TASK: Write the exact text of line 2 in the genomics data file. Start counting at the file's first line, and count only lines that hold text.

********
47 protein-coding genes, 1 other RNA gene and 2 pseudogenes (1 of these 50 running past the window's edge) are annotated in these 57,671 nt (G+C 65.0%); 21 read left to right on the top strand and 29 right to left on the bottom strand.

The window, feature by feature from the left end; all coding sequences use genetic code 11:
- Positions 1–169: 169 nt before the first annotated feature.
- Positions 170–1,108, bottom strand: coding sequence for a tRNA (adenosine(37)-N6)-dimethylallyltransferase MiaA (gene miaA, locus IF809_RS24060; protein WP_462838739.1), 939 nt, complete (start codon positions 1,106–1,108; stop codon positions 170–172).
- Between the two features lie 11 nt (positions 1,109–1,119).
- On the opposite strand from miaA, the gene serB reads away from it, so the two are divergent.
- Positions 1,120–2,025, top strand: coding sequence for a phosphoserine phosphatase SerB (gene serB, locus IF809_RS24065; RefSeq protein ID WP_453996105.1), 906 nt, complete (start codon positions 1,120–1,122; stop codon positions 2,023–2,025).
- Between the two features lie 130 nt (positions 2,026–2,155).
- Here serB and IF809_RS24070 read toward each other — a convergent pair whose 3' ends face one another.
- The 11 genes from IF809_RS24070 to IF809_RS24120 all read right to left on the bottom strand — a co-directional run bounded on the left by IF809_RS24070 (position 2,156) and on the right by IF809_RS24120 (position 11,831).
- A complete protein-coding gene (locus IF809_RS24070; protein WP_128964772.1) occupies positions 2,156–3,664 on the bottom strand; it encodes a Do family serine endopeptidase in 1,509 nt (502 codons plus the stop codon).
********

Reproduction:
The window, feature by feature from the left end; all coding sequences use genetic code 11: